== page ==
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A separate Canaan : the making of an Afro-Moravian world in North Carolina, 1763-1840

Author: Jon F Sensbach
Publisher: Chapel Hill : Published for the Omohundro Institute of Early American History and Culture, Williamsburg, Virginia, by the University of North Carolina Press, ©1998.
Edition/Format:   Book : State or province government publication : EnglishView all editions and formats
Database:WorldCat
Summary:
"In eighteenth-century North Carolina, German-speaking settlers from the Moravian Church founded a religious refuge - an ideal society, they hoped, whose blueprint for daily life was the Bible and whose Chief Elder was Christ himself. As the community grew, so did its demand for labor, and Moravians began buying slaves to help build and operate their farms, ships, and industries. The Moravian Brethren believed in  Read more...
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Genre/Form: History
Additional Physical Format: Online version:
Sensbach, Jon F.
Separate Canaan.
Chapel Hill : Published for the Omohundro Institute of Early American History and Culture, Williamsburg, Virginia, by the University of North Carolina Press, c1998
(OCoLC)605299662
Material Type: Government publication, State or province government publication
Document Type: Book
All Authors / Contributors: Jon F Sensbach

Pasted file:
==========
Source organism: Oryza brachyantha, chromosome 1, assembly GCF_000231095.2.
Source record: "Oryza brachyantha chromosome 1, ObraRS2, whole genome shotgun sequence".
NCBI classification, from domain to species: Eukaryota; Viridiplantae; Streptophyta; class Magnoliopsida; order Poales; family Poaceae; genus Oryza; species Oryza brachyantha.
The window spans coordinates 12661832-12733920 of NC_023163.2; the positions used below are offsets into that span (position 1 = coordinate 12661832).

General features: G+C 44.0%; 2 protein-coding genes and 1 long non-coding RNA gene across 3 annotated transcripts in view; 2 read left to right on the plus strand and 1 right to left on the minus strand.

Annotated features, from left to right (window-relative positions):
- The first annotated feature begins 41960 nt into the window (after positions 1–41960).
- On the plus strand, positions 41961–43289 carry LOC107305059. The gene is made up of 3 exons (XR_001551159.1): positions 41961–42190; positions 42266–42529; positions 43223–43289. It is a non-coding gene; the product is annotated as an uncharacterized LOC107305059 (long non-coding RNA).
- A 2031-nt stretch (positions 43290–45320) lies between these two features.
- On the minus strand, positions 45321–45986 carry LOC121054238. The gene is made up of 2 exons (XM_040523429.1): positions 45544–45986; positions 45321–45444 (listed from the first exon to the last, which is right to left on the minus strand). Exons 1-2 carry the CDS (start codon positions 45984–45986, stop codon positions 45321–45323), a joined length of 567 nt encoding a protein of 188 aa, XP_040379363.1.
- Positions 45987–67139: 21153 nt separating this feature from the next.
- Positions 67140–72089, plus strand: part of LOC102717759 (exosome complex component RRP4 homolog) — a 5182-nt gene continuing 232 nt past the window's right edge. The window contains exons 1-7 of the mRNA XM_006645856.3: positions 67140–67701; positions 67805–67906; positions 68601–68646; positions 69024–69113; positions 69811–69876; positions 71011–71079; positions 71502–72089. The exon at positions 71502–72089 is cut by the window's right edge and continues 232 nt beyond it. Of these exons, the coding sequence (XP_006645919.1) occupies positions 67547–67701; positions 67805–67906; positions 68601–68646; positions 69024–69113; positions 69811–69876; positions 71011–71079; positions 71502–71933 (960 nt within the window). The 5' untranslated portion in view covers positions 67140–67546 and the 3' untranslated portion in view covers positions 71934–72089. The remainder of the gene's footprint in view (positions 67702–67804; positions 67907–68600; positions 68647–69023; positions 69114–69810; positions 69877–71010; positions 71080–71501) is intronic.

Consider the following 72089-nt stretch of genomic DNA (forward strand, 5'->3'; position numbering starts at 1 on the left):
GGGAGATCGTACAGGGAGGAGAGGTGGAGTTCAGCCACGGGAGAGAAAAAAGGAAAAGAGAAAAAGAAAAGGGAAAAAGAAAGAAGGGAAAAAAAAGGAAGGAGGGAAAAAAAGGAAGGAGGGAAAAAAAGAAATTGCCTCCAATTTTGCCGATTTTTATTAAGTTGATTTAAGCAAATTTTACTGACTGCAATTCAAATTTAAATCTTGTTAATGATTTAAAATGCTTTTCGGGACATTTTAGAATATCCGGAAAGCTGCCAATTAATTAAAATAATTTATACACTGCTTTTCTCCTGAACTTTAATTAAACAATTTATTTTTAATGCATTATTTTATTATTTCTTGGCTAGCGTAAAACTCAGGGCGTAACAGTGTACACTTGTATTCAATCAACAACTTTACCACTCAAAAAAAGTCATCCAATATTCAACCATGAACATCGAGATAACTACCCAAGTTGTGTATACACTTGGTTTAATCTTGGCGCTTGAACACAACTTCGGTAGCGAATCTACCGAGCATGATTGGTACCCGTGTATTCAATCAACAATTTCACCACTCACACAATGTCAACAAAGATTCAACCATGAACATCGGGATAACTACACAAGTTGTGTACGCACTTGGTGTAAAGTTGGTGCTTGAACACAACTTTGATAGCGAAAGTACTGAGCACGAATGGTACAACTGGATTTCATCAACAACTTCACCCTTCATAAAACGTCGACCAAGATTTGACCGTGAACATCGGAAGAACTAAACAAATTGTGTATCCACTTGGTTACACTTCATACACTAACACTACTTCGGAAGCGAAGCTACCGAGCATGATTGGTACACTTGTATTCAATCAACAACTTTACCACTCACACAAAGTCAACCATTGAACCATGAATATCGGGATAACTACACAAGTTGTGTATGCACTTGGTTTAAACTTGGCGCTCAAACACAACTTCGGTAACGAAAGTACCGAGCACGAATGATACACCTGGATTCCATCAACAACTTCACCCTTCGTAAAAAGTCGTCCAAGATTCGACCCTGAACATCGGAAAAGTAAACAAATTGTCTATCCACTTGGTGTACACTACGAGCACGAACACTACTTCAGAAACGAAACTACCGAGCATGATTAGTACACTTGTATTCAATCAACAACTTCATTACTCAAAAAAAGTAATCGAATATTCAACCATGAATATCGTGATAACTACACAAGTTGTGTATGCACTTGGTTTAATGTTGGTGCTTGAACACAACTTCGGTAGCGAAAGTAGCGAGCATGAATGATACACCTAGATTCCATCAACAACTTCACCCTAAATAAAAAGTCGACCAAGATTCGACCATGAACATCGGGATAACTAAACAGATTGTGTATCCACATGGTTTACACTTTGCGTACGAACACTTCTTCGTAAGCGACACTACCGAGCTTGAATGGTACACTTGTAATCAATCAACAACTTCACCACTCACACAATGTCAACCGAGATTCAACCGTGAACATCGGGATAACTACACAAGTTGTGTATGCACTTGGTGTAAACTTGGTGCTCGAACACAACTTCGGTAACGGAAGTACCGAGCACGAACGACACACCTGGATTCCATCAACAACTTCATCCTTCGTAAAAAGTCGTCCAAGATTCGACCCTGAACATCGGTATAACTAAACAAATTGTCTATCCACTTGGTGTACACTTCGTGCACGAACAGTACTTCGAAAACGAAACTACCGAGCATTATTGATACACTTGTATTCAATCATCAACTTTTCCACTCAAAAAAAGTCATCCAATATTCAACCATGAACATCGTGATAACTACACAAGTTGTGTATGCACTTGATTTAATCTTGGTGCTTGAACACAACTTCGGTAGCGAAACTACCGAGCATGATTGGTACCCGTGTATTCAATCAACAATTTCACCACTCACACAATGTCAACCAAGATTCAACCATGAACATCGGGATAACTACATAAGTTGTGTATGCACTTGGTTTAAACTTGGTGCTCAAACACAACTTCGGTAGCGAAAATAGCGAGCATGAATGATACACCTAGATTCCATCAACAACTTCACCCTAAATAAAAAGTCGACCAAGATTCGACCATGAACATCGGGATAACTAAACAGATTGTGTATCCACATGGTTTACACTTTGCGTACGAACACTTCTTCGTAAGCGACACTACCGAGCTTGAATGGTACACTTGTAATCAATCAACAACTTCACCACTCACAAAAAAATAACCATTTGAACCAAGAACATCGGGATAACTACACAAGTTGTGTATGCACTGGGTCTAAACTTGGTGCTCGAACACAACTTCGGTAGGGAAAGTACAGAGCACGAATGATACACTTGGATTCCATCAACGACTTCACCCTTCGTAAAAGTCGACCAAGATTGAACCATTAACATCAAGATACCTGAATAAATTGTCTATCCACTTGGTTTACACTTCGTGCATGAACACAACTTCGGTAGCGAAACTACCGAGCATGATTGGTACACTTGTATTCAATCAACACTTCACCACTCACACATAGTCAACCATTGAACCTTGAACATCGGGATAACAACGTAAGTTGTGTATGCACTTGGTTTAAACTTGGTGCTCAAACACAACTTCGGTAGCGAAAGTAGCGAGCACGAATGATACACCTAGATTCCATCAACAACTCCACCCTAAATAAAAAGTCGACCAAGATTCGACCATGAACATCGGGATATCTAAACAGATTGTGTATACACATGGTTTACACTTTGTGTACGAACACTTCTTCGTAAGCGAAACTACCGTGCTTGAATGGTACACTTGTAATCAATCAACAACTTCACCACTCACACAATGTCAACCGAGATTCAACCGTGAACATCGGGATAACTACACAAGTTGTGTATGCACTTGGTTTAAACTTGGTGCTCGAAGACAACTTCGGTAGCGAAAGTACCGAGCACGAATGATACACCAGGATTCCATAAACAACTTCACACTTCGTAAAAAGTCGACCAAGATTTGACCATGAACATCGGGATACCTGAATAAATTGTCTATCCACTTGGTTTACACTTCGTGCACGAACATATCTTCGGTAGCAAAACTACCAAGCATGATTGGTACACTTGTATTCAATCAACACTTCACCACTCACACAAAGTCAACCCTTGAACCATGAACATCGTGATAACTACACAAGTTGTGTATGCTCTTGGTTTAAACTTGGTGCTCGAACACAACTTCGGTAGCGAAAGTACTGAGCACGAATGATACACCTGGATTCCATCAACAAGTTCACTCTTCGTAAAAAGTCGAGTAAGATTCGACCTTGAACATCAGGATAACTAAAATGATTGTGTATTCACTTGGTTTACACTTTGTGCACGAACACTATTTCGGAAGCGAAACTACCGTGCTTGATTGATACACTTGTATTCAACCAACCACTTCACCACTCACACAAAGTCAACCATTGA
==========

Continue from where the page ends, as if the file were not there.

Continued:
ISBN: 0807823945 9780807823941 0807846988 9780807846988
OCLC Number: 37106982
Description: xxiii, 342 p. : ill. ; 25 cm.
Responsibility: Jon F. Sensbach.
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Abstract:

In colonial North Carolina, German-speaking settlers from the Moravian Church founded a religious refuge, a society they hoped would live by Biblical teachings. The Moravian Brethren bought slaves to  Read more...

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[A] valuable contribution for historians of African-Americans, religion, and colonial North America."Journal of Interdisciplinary History"

 
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schema:reviewBody""In eighteenth-century North Carolina, German-speaking settlers from the Moravian Church founded a religious refuge - an ideal society, they hoped, whose blueprint for daily life was the Bible and whose Chief Elder was Christ himself. As the community grew, so did its demand for labor, and Moravians began buying slaves to help build and operate their farms, ships, and industries. The Moravian Brethren believed in the universalism of the gospel and baptized dozens of African Americans, who became full members of tightly knit Moravian congregations. For decades, white and black Brethren worked and worshiped together, far removed from the sprawling plantations to the east. Black Moravians spoke, read, and sang in German, played Moravian music on classical instruments, and shared communal dormitories with white Moravians. According to Jon Sensbach, the Moravian social experiment demonstrated the fluidity of race in an age when Revolutionary rhetoric championed the rights of man - even though white Brethren never abandoned their belief that black slavery was ordained by God."--BOOK JACKET."
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